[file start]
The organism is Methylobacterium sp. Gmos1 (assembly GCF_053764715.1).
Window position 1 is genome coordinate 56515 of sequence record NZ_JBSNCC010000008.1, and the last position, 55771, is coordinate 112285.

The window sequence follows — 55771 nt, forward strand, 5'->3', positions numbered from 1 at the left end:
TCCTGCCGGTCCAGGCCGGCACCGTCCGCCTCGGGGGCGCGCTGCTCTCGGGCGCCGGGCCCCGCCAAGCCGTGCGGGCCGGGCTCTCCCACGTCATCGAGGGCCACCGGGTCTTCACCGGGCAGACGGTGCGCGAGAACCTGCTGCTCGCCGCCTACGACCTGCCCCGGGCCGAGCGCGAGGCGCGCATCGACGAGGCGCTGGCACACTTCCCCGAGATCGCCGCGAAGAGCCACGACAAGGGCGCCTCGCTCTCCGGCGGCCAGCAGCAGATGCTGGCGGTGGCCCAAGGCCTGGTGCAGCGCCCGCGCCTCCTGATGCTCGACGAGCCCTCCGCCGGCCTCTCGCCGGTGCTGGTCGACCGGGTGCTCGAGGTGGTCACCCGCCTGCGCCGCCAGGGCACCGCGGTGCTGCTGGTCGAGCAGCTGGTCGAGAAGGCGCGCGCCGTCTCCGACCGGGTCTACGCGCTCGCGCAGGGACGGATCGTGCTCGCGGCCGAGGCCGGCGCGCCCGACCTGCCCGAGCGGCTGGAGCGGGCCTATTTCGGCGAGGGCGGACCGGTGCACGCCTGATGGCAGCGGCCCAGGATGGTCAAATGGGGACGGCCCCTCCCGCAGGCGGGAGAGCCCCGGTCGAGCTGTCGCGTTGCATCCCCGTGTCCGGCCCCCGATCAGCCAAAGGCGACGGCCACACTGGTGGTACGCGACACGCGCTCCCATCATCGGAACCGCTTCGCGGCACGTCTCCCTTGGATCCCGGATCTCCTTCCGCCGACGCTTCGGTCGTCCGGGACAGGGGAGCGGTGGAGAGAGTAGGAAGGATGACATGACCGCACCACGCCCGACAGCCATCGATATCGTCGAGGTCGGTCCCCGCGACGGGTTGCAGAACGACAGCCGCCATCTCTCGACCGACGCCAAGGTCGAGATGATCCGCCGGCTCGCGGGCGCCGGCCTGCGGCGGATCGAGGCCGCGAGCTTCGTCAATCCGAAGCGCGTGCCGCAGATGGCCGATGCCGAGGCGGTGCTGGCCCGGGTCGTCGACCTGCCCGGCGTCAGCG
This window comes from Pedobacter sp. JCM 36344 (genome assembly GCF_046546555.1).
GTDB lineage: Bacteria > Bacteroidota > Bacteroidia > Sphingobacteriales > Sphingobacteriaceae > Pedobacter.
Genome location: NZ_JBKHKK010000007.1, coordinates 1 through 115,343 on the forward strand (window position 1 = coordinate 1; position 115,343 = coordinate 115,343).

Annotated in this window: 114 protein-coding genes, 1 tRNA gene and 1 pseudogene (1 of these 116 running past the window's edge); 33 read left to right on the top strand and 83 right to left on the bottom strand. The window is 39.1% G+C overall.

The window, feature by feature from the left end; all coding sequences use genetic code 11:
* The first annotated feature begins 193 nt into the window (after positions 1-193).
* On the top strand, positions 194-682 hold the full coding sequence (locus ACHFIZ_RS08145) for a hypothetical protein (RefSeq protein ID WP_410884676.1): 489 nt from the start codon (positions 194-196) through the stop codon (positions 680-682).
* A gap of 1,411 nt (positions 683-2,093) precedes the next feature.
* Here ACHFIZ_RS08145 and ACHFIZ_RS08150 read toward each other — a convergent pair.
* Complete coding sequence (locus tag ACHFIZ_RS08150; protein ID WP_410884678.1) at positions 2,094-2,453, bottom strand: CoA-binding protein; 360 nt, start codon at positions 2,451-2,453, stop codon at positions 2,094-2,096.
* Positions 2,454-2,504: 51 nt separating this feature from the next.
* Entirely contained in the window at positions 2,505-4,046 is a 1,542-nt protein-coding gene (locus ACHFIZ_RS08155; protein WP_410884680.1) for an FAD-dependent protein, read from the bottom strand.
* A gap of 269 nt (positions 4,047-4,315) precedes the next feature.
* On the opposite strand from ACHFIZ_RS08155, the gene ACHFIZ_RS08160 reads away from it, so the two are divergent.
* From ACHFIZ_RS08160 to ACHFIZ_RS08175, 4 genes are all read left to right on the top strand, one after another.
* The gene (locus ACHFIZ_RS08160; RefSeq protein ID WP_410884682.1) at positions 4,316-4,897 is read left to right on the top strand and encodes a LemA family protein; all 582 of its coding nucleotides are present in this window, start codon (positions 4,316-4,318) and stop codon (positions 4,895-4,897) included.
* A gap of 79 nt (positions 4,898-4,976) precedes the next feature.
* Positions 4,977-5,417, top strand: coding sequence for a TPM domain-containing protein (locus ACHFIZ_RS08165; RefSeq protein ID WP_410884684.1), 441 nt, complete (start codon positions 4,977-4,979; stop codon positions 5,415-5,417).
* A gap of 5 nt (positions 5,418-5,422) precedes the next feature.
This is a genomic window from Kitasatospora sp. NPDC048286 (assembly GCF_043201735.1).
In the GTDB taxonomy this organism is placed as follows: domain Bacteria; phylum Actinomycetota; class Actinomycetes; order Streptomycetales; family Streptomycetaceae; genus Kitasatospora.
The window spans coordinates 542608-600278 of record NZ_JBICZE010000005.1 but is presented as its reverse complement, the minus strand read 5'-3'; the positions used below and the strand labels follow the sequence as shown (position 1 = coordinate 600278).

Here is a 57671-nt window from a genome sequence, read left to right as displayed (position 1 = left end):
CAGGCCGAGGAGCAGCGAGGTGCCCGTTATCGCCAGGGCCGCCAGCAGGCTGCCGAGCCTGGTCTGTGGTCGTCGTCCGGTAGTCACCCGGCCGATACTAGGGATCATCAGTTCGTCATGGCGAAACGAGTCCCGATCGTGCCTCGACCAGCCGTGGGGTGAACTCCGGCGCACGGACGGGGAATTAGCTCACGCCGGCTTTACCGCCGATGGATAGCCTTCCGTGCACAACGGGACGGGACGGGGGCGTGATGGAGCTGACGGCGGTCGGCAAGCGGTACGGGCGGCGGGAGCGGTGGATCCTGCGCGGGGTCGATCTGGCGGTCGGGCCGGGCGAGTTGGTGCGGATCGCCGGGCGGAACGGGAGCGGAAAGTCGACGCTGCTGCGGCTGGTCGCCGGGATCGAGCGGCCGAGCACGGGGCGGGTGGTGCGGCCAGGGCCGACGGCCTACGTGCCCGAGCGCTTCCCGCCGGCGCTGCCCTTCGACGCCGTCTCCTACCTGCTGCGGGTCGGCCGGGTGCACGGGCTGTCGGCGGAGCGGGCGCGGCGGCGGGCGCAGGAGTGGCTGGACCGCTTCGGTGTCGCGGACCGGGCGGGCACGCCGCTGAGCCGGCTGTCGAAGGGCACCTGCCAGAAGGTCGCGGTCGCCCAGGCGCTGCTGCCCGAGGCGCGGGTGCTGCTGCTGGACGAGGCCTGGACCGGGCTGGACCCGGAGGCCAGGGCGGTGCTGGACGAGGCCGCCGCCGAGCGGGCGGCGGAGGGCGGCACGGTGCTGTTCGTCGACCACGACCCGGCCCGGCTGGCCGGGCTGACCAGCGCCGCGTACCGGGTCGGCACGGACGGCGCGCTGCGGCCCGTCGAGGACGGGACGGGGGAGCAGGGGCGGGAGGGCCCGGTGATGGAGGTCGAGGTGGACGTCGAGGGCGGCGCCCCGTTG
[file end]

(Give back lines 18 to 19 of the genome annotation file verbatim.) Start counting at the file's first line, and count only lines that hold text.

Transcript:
* On the opposite strand from ACHFIZ_RS08155, the gene ACHFIZ_RS08160 reads away from it, so the two are divergent.
* From ACHFIZ_RS08160 to ACHFIZ_RS08175, 4 genes are all read left to right on the top strand, one after another.